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School / Teens/Tweens

Denver schools starting year with new STEM career classes

Denver schools starting year with new STEM career classes

As Denver students get ready for school this month, officials are preparing to spend more than $7 million on new career-education classes to benefit about 1,000 students in the first year.

Denver Public Schools will be introducing, and expanding, classes geared toward science, technology, engineering and math, or STEM. The new classes include manufacturing, pre-engineering, health biotechnology and game-design coding and will be distributed among eight DPS high schools this fall.

“It’s about bringing really rigorous STEM classes to parts of the city that did not previously have these opportunities,” said Joe Saboe, director of pathways for DPS. “They’re primarily low-income parts of the city.”

The new course work is being funded through a Youth Career Connect grant from the Department of Labor and the Department of Education. The funding already has helped hire five new teachers for the new classes and a part-time assistant principal at three schools.

The grant, as well as the work the district promised it would fund, has attracted more than $2 million in donations from local companies, including Campos EPC, founded by a DPS graduate; QEP Resources, a Fortune 500 energy company; and RK Mechanical.  CLICK TO KEEP READING


Stem stuff

Stem stuff

A look at the new science, technology, engineering and math courses that Denver high schools are getting starting this fall:

• Abraham Lincoln High School: Internet technology

• CEC Middle College: Manufacturing, health biotechnology

• East High School: Health

• Martin Luther King, Jr. Early College: Manufacturing and engineering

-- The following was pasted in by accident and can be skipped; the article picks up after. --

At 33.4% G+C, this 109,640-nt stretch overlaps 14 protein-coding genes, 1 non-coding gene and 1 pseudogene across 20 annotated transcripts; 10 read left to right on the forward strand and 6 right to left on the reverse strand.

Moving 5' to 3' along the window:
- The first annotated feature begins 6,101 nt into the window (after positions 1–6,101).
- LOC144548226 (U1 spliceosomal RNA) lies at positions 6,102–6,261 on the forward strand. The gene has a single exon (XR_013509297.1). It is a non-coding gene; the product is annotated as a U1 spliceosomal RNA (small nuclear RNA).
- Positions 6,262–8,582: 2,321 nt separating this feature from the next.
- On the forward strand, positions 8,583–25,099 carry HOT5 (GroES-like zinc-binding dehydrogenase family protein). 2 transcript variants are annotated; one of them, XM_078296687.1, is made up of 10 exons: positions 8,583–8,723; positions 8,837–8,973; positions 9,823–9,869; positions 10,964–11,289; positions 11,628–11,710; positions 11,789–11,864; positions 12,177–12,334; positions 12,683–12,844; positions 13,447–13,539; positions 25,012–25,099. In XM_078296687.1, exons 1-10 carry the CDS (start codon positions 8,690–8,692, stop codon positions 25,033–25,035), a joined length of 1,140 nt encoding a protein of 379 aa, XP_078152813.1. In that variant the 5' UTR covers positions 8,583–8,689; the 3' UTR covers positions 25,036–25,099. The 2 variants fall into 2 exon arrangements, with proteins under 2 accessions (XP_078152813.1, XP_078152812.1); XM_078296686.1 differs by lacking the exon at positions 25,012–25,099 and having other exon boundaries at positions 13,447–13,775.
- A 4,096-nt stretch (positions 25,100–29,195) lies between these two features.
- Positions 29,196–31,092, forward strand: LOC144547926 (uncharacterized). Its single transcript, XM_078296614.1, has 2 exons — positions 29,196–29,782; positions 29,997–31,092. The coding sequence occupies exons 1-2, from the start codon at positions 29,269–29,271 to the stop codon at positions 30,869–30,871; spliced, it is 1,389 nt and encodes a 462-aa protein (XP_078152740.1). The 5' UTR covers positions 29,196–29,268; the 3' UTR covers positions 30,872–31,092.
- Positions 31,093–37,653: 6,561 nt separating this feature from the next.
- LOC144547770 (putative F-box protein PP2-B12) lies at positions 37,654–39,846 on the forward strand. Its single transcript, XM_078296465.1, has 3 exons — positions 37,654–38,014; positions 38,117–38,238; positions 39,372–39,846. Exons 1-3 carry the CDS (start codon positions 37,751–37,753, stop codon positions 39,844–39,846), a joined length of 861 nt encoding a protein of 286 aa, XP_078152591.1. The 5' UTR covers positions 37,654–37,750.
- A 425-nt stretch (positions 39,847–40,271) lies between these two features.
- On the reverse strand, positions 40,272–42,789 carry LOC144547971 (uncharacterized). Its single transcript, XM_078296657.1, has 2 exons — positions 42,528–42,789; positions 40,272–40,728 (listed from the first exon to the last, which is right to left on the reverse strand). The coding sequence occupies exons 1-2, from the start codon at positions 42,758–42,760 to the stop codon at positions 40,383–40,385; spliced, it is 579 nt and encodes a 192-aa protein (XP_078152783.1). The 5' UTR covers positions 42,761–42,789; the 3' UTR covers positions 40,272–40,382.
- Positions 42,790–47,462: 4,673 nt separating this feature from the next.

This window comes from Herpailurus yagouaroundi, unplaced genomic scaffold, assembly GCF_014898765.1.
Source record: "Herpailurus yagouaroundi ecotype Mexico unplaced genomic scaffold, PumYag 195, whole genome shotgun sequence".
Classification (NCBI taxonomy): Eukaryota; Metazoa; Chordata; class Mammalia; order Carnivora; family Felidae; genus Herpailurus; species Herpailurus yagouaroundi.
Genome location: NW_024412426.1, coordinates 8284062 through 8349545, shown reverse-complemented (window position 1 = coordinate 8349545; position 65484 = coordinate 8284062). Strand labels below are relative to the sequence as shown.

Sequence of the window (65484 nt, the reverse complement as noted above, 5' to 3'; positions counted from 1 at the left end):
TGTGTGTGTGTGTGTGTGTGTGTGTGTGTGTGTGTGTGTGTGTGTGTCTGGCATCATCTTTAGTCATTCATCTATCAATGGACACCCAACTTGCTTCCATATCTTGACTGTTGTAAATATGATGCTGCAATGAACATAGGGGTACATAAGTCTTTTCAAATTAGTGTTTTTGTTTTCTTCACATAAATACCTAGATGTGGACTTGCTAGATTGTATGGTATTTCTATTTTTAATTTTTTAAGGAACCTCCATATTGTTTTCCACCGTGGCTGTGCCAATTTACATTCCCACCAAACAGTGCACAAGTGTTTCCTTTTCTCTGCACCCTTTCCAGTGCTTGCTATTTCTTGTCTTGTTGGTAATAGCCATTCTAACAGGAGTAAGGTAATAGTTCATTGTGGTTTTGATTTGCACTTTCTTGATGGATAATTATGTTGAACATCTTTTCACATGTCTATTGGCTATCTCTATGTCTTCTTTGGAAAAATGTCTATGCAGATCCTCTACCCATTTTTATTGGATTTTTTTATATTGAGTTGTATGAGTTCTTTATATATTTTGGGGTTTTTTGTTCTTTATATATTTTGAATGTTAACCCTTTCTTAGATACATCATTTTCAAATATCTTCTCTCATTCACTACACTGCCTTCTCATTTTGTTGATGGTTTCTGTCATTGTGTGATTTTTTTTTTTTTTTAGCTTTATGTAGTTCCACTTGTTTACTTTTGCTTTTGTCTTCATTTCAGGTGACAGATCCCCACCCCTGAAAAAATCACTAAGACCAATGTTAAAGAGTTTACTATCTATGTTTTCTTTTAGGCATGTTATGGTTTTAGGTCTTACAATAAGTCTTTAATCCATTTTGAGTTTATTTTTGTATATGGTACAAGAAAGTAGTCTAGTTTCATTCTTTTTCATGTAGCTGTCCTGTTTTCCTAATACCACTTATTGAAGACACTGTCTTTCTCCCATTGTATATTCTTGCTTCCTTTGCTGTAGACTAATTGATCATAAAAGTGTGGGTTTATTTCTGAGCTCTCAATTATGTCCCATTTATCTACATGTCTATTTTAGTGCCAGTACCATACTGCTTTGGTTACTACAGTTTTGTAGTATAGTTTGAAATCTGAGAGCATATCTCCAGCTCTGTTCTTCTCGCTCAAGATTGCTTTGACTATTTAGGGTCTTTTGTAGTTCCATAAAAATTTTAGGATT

• George Washington High School: Finance

• West High School: Internet technology

• High Tech Early College: Internet technology

• John F. Kennedy High School: Engineering and energy

Yesenia Robles; Photo:  Aaron Montoya

Mile High Mamas
Author: Mile High Mamas

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  1. We need more learning like this where learning is collaborative and project-based; kids work closely together in a hands-on way to solve real-world problems. Learning problem-solving skills — and helping students develop into creative, critical thinkers — is at the core of any true STEM school.

  2. Over the past 10 years, jobs in STEM fields have grown three times as fast as jobs in non-STEM fields, according to the Department of Commerce, and STEM fields are expected to grow by 17 percent between 2008 and 2018, compared to just 9.8 percent growth for non-STEM fields in the same time frame. But without an influx of graduates in these areas, the U.S. will not have enough workers to fill those jobs. Bring on the programs!

  3. Sandra–We went to an introductory session of Engineering for Kids this summer and we loved it. I wish there were more programs that were offered in my area Golden/Arvada/Wheat Ridge.

  4. Jessica–Interesting statistic. With the need, hopefully the schools will start adapting.

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